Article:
WHEN Ricky Burns enters the ring at the SECC to defend his WBO lightweight world title against Terence Crawford next Saturday night, he will be standing on the brink of history. He can become the Scot who has successfully defended his world title the most times.
He can also learn from history as it was 34 years ago that Scotland’s previous world lightweight champion, Jim Watt, took on an unbeaten American who was being hyped as boxing’s next big star.
That June night in 1980 at a rainy Ibrox, Watt gave a boxing lesson to Howard Davis and the American went home shattered by the sheer strength and pressure which Watt exerted, not to mention the Scot’s sheer boxing tradecraft.
Legendary American promoter Bob Arum saw his potential superstar humbled and conceded afterwards that Watt was “a helluva fighter”. Guess which promoter has been hyping Crawford, pictured right, in the run-up to next week’s clash? Scottish fight fans will be hoping that Crawford, Arum and Co will be sent “homewards tae think again” in the words that Watt sang from the ring on that memorable night.
Crawford is an exceptional fighter, no doubt, but so was Raymundo Beltran, the man who broke Burns’ jaw in their epic battle last September. For all the claims of a fix and a home-town decision, the fact is that Burns showed heroism of the highest class to carry on boxing for ten rounds of the fight with a broken jaw, and “draw” is what it says in the record books and that meant Burns kept his belt
For the first time, Burns has opened up about the sheer unadulterated pain that he suffered against Beltran.
“It wasn’t even a good shot that caused it,” said Burns. “I went back to the corner at the end of the second round and sat down and knew that something was not right, it just didn’t feel right.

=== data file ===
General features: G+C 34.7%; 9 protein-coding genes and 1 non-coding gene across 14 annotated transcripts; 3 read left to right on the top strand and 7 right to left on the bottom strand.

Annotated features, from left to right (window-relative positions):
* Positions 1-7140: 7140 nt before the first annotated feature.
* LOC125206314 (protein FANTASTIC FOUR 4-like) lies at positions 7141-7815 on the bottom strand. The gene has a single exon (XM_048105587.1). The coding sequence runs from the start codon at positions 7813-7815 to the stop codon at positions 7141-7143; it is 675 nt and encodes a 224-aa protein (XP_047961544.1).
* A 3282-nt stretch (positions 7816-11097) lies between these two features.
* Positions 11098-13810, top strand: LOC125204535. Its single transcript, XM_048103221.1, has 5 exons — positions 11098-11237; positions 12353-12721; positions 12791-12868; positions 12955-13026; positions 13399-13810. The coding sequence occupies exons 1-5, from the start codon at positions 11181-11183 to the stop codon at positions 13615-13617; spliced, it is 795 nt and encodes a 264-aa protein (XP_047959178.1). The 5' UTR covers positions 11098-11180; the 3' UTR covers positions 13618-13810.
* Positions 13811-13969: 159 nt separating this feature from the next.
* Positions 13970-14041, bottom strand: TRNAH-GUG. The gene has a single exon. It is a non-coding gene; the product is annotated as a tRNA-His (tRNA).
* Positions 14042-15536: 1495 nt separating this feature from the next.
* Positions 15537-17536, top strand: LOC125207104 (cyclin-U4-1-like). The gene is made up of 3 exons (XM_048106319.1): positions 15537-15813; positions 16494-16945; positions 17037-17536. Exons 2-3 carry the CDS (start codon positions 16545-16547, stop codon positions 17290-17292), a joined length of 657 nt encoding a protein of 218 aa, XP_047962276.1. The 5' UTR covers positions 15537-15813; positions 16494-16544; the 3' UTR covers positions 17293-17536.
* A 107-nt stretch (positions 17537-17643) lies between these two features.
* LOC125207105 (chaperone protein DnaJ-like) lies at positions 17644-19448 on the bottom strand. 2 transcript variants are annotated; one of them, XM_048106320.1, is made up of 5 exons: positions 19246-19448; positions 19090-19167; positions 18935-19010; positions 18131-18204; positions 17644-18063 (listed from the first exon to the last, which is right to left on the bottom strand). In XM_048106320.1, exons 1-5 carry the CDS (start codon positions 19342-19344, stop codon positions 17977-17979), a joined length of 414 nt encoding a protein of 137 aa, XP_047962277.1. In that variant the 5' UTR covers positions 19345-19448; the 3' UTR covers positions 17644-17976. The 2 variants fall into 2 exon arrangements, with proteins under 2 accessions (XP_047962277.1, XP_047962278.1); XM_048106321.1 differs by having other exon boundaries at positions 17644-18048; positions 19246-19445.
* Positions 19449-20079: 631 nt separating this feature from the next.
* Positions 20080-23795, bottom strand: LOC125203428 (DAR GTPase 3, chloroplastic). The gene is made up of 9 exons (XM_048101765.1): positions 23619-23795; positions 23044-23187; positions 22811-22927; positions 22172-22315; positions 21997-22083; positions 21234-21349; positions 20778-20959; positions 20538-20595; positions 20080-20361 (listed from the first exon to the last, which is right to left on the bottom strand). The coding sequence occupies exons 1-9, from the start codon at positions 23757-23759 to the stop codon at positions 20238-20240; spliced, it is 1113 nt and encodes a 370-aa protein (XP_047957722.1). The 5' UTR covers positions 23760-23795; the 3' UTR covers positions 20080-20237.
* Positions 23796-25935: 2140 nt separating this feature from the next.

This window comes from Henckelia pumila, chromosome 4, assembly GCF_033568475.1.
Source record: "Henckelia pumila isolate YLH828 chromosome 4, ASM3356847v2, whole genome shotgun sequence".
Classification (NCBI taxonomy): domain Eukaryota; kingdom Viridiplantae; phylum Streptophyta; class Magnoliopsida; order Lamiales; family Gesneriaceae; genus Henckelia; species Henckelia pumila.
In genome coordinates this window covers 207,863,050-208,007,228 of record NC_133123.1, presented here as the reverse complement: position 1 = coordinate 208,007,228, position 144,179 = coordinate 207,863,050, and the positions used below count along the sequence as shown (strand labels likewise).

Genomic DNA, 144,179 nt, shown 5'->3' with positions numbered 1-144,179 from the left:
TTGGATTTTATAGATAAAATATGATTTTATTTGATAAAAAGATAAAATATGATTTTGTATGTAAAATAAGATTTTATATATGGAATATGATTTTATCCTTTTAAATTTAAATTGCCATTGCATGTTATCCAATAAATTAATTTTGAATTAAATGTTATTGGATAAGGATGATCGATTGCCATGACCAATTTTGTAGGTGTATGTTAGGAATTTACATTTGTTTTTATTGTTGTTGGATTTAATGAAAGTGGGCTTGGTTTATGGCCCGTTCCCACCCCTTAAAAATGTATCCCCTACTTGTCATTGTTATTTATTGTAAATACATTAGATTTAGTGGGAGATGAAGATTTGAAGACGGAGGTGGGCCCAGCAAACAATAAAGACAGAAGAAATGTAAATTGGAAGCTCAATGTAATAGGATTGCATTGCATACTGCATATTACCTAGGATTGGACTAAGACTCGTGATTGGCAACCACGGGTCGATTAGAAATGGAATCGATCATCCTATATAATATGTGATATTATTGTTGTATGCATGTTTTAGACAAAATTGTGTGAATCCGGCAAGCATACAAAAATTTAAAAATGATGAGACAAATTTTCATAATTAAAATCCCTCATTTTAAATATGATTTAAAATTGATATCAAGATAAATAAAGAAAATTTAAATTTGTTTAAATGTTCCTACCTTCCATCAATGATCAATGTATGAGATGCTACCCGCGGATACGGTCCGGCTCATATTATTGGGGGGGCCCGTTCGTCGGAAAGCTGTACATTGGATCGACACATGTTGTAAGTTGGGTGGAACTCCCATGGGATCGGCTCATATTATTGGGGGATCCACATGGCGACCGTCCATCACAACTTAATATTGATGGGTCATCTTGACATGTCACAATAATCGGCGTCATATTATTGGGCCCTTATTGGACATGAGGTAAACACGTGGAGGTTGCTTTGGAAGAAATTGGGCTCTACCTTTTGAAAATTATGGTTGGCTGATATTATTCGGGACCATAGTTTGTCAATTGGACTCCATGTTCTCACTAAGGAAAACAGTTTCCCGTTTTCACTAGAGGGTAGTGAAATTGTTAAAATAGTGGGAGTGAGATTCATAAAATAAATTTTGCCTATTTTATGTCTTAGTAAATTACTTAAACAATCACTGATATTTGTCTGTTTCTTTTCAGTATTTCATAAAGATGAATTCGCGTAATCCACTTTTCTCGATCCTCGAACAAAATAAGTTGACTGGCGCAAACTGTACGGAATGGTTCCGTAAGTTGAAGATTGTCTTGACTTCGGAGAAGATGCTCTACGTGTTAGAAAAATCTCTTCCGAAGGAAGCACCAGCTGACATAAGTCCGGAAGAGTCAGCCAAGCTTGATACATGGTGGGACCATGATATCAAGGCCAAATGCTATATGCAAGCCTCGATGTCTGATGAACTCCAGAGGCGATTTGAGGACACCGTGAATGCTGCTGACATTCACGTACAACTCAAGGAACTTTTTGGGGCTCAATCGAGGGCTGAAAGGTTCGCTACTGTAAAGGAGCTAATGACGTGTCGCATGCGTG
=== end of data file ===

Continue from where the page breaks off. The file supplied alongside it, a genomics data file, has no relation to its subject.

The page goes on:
“I went out in the third round and took a couple of shots, went back again and I couldn’t close my mouth and when I took a drink I couldn’t spit. Then I leant forward and the blood started to come out of my mouth, and I knew that it was broken and there was serious damage.
“The pain was shocking. From the fourth round onwards, every time I was in the corner and saw the girls going round with the card with the round on it, I was just round-watching – it felt like the longest fight ever. When it got to round ten I knew I could reach the end of the fight.
“It’s always in the back of your mind that you don’t want to quit, I don’t mind if I lose by getting stopped or KOd, but giving in or retiring is just not in me.
“The left hook that put me down was right on the point of the jaw where it was broke and I did think to myself, what is the point of going on here, I had five or six rounds with the broken jaw then took that clean shot right on it to knock me down. But quitting is just not in my make-up, I had to carry on and hear that final bell. When I was in the changing room I was almost laughing through the pain. My baby Leon was only a couple of weeks old then and I just wanted to get home and see him.